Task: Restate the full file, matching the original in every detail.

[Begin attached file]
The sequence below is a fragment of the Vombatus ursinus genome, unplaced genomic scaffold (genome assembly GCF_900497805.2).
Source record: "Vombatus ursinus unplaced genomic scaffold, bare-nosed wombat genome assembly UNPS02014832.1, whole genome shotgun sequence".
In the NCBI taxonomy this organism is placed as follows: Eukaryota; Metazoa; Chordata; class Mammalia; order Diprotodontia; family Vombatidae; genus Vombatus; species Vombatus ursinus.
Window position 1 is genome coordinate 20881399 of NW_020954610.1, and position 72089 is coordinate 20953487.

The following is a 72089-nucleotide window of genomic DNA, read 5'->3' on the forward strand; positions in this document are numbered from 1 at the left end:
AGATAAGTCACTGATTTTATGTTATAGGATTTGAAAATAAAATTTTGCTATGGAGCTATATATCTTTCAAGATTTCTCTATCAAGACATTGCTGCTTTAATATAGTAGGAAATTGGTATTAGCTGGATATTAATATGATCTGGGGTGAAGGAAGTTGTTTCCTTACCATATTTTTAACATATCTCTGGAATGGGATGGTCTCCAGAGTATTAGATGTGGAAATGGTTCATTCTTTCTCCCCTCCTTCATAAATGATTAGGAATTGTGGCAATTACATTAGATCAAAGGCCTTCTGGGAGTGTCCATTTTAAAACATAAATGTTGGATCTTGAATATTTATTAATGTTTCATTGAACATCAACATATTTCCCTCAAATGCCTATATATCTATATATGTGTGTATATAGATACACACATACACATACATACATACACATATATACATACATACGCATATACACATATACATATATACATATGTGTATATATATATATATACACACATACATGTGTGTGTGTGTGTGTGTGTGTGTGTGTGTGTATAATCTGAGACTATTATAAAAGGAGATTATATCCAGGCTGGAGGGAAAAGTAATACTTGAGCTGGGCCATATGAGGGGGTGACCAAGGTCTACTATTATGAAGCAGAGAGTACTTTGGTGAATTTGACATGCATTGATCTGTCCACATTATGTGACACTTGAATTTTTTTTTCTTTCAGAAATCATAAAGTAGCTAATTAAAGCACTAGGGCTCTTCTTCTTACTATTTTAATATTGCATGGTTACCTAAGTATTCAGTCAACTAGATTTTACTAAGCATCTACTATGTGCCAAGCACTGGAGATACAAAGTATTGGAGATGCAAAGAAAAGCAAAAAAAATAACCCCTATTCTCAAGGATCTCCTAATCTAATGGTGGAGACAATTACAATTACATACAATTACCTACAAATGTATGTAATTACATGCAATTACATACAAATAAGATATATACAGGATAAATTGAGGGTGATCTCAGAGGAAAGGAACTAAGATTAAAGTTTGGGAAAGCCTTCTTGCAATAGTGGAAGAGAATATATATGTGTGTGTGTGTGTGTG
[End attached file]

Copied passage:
The sequence below is a fragment of the Vombatus ursinus genome, unplaced genomic scaffold (genome assembly GCF_900497805.2).
Source record: "Vombatus ursinus unplaced genomic scaffold, bare-nosed wombat genome assembly UNPS02014832.1, whole genome shotgun sequence".
In the NCBI taxonomy this organism is placed as follows: Eukaryota; Metazoa; Chordata; class Mammalia; order Diprotodontia; family Vombatidae; genus Vombatus; species Vombatus ursinus.
Window position 1 is genome coordinate 20881399 of NW_020954610.1, and position 72089 is coordinate 20953487.

The following is a 72089-nucleotide window of genomic DNA, read 5'->3' on the forward strand; positions in this document are numbered from 1 at the left end:
AGATAAGTCACTGATTTTATGTTATAGGATTTGAAAATAAAATTTTGCTATGGAGCTATATATCTTTCAAGATTTCTCTATCAAGACATTGCTGCTTTAATATAGTAGGAAATTGGTATTAGCTGGATATTAATATGATCTGGGGTGAAGGAAGTTGTTTCCTTACCATATTTTTAACATATCTCTGGAATGGGATGGTCTCCAGAGTATTAGATGTGGAAATGGTTCATTCTTTCTCCCCTCCTTCATAAATGATTAGGAATTGTGGCAATTACATTAGATCAAAGGCCTTCTGGGAGTGTCCATTTTAAAACATAAATGTTGGATCTTGAATATTTATTAATGTTTCATTGAACATCAACATATTTCCCTCAAATGCCTATATATCTATATATGTGTGTATATAGATACACACATACACATACATACATACACATATATACATACATACGCATATACACATATACATATATACATATGTGTATATATATATATATACACACATACATGTGTGTGTGTGTGTGTGTGTGTGTGTGTGTGTATAATCTGAGACTATTATAAAAGGAGATTATATCCAGGCTGGAGGGAAAAGTAATACTTGAGCTGGGCCATATGAGGGGGTGACCAAGGTCTACTATTATGAAGCAGAGAGTACTTTGGTGAATTTGACATGCATTGATCTGTCCACATTATGTGACACTTGAATTTTTTTTTCTTTCAGAAATCATAAAGTAGCTAATTAAAGCACTAGGGCTCTTCTTCTTACTATTTTAATATTGCATGGTTACCTAAGTATTCAGTCAACTAGATTTTACTAAGCATCTACTATGTGCCAAGCACTGGAGATACAAAGTATTGGAGATGCAAAGAAAAGCAAAAAAAATAACCCCTATTCTCAAGGATCTCCTAATCTAATGGTGGAGACAATTACAATTACATACAATTACCTACAAATGTATGTAATTACATGCAATTACATACAAATAAGATATATACAGGATAAATTGAGGGTGATCTCAGAGGAAAGGAACTAAGATTAAAGTTTGGGAAAGCCTTCTTGCAATAGTGGAAGAGAATATATATGTGTGTGTGTGTGTGTG